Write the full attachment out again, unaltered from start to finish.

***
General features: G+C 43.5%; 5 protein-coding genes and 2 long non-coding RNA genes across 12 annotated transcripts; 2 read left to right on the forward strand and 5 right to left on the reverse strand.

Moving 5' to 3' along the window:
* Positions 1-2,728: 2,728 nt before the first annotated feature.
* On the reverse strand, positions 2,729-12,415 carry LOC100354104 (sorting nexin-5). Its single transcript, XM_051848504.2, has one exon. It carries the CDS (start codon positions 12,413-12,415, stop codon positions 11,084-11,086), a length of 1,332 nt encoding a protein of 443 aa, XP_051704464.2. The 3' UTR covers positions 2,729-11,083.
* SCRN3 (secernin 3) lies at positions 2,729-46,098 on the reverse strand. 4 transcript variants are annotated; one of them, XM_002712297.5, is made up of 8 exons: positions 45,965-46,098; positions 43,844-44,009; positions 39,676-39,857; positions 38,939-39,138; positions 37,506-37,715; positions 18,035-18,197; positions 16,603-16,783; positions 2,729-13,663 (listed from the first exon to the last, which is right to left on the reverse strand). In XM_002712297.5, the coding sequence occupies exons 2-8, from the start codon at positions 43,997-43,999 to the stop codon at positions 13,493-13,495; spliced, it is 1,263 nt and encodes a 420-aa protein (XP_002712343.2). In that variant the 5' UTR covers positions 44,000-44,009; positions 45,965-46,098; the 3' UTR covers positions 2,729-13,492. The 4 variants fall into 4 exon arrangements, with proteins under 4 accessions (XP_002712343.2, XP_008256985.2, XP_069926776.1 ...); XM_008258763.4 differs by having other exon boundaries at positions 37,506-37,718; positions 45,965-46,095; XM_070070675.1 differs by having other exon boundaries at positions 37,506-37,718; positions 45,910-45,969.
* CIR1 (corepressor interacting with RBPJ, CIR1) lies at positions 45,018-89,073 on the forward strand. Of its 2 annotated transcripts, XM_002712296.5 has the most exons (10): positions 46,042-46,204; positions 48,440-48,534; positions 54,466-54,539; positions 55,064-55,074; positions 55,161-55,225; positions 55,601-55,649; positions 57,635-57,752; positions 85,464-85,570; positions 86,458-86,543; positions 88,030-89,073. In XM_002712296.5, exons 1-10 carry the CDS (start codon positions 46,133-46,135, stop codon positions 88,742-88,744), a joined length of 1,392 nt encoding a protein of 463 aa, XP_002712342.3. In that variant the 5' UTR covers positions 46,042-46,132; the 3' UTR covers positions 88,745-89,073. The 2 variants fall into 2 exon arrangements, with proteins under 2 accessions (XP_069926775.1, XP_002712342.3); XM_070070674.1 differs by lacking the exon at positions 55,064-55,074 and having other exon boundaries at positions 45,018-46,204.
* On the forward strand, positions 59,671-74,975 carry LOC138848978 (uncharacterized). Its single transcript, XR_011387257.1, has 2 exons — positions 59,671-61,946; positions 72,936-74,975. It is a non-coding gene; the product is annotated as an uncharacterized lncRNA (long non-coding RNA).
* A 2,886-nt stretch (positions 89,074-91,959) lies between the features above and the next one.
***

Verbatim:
General features: G+C 43.5%; 5 protein-coding genes and 2 long non-coding RNA genes across 12 annotated transcripts; 2 read left to right on the forward strand and 5 right to left on the reverse strand.

Moving 5' to 3' along the window:
* Positions 1-2,728: 2,728 nt before the first annotated feature.
* On the reverse strand, positions 2,729-12,415 carry LOC100354104 (sorting nexin-5). Its single transcript, XM_051848504.2, has one exon. It carries the CDS (start codon positions 12,413-12,415, stop codon positions 11,084-11,086), a length of 1,332 nt encoding a protein of 443 aa, XP_051704464.2. The 3' UTR covers positions 2,729-11,083.
* SCRN3 (secernin 3) lies at positions 2,729-46,098 on the reverse strand. 4 transcript variants are annotated; one of them, XM_002712297.5, is made up of 8 exons: positions 45,965-46,098; positions 43,844-44,009; positions 39,676-39,857; positions 38,939-39,138; positions 37,506-37,715; positions 18,035-18,197; positions 16,603-16,783; positions 2,729-13,663 (listed from the first exon to the last, which is right to left on the reverse strand). In XM_002712297.5, the coding sequence occupies exons 2-8, from the start codon at positions 43,997-43,999 to the stop codon at positions 13,493-13,495; spliced, it is 1,263 nt and encodes a 420-aa protein (XP_002712343.2). In that variant the 5' UTR covers positions 44,000-44,009; positions 45,965-46,098; the 3' UTR covers positions 2,729-13,492. The 4 variants fall into 4 exon arrangements, with proteins under 4 accessions (XP_002712343.2, XP_008256985.2, XP_069926776.1 ...); XM_008258763.4 differs by having other exon boundaries at positions 37,506-37,718; positions 45,965-46,095; XM_070070675.1 differs by having other exon boundaries at positions 37,506-37,718; positions 45,910-45,969.
* CIR1 (corepressor interacting with RBPJ, CIR1) lies at positions 45,018-89,073 on the forward strand. Of its 2 annotated transcripts, XM_002712296.5 has the most exons (10): positions 46,042-46,204; positions 48,440-48,534; positions 54,466-54,539; positions 55,064-55,074; positions 55,161-55,225; positions 55,601-55,649; positions 57,635-57,752; positions 85,464-85,570; positions 86,458-86,543; positions 88,030-89,073. In XM_002712296.5, exons 1-10 carry the CDS (start codon positions 46,133-46,135, stop codon positions 88,742-88,744), a joined length of 1,392 nt encoding a protein of 463 aa, XP_002712342.3. In that variant the 5' UTR covers positions 46,042-46,132; the 3' UTR covers positions 88,745-89,073. The 2 variants fall into 2 exon arrangements, with proteins under 2 accessions (XP_069926775.1, XP_002712342.3); XM_070070674.1 differs by lacking the exon at positions 55,064-55,074 and having other exon boundaries at positions 45,018-46,204.
* On the forward strand, positions 59,671-74,975 carry LOC138848978 (uncharacterized). Its single transcript, XR_011387257.1, has 2 exons — positions 59,671-61,946; positions 72,936-74,975. It is a non-coding gene; the product is annotated as an uncharacterized lncRNA (long non-coding RNA).
* A 2,886-nt stretch (positions 89,074-91,959) lies between the features above and the next one.